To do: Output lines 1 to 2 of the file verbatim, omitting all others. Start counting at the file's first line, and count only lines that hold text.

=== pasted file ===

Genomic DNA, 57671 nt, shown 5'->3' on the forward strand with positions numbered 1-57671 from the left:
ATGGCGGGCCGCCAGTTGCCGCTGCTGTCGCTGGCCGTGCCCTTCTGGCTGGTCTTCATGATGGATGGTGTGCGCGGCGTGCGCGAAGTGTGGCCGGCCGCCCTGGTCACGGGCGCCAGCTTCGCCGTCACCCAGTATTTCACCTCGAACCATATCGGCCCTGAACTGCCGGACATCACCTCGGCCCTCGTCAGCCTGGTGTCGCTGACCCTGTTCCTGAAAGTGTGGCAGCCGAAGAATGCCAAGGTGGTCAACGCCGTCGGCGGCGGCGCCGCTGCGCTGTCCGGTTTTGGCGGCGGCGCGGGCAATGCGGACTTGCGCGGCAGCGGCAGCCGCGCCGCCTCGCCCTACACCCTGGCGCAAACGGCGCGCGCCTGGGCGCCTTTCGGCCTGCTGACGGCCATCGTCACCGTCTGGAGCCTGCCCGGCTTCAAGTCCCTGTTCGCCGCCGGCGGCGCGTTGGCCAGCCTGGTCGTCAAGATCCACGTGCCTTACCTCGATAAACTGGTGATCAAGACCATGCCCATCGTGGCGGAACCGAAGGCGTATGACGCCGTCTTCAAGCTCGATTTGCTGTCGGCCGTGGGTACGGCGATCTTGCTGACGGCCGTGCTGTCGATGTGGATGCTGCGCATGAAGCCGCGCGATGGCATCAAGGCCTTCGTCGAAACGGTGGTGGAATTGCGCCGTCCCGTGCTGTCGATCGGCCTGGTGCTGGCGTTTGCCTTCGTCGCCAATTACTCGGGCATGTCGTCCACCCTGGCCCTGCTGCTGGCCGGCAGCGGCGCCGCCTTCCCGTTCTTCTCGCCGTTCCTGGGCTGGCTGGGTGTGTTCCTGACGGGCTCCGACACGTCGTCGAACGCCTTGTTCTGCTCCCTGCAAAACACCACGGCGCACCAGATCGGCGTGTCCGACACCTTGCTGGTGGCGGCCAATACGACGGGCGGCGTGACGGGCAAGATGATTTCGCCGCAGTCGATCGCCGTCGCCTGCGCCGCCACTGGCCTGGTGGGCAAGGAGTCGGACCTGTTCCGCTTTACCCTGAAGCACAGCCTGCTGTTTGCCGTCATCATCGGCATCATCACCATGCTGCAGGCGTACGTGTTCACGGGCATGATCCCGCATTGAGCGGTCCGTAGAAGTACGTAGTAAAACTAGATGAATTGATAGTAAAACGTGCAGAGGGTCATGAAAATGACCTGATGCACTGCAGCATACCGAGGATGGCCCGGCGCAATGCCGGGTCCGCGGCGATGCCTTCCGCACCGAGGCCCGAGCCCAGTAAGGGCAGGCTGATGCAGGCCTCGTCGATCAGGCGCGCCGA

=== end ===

Genomic DNA, 57671 nt, shown 5'->3' on the forward strand with positions numbered 1-57671 from the left:
ATGGCGGGCCGCCAGTTGCCGCTGCTGTCGCTGGCCGTGCCCTTCTGGCTGGTCTTCATGATGGATGGTGTGCGCGGCGTGCGCGAAGTGTGGCCGGCCGCCCTGGTCACGGGCGCCAGCTTCGCCGTCACCCAGTATTTCACCTCGAACCATATCGGCCCTGAACTGCCGGACATCACCTCGGCCCTCGTCAGCCTGGTGTCGCTGACCCTGTTCCTGAAAGTGTGGCAGCCGAAGAATGCCAAGGTGGTCAACGCCGTCGGCGGCGGCGCCGCTGCGCTGTCCGGTTTTGGCGGCGGCGCGGGCAATGCGGACTTGCGCGGCAGCGGCAGCCGCGCCGCCTCGCCCTACACCCTGGCGCAAACGGCGCGCGCCTGGGCGCCTTTCGGCCTGCTGACGGCCATCGTCACCGTCTGGAGCCTGCCCGGCTTCAAGTCCCTGTTCGCCGCCGGCGGCGCGTTGGCCAGCCTGGTCGTCAAGATCCACGTGCCTTACCTCGATAAACTGGTGATCAAGACCATGCCCATCGTGGCGGAACCGAAGGCGTATGACGCCGTCTTCAAGCTCGATTTGCTGTCGGCCGTGGGTACGGCGATCTTGCTGACGGCCGTGCTGTCGATGTGGATGCTGCGCATGAAGCCGCGCGATGGCATCAAGGCCTTCGTCGAAACGGTGGTGGAATTGCGCCGTCCCGTGCTGTCGATCGGCCTGGTGCTGGCGTTTGCCTTCGTCGCCAATTACTCGGGCATGTCGTCCACCCTGGCCCTGCTGCTGGCCGGCAGCGGCGCCGCCTTCCCGTTCTTCTCGCCGTTCCTGGGCTGGCTGGGTGTGTTCCTGACGGGCTCCGACACGTCGTCGAACGCCTTGTTCTGCTCCCTGCAAAACACCACGGCGCACCAGATCGGCGTGTCCGACACCTTGCTGGTGGCGGCCAATACGACGGGCGGCGTGACGGGCAAGATGATTTCGCCGCAGTCGATCGCCGTCGCCTGCGCCGCCACTGGCCTGGTGGGCAAGGAGTCGGACCTGTTCCGCTTTACCCTGAAGCACAGCCTGCTGTTTGCCGTCATCATCGGCATCATCACCATGCTGCAGGCGTACGTGTTCACGGGCATGATCCCGCATTGAGCGGTCCGTAGAAGTACGTAGTAAAACTAGATGAATTGATAGTAAAACGTGCAGAGGGTCATGAAAATGACCTGATGCACTGCAGCATACCGAGGATGGCCCGGCGCAATGCCGGGTCCGCGGCGATGCCTTCCGCACCGAGGCCCGAGCCCAGTAAGGGCAGGCTGATGCAGGCCTCGTCGATCAGGCGCGCCGA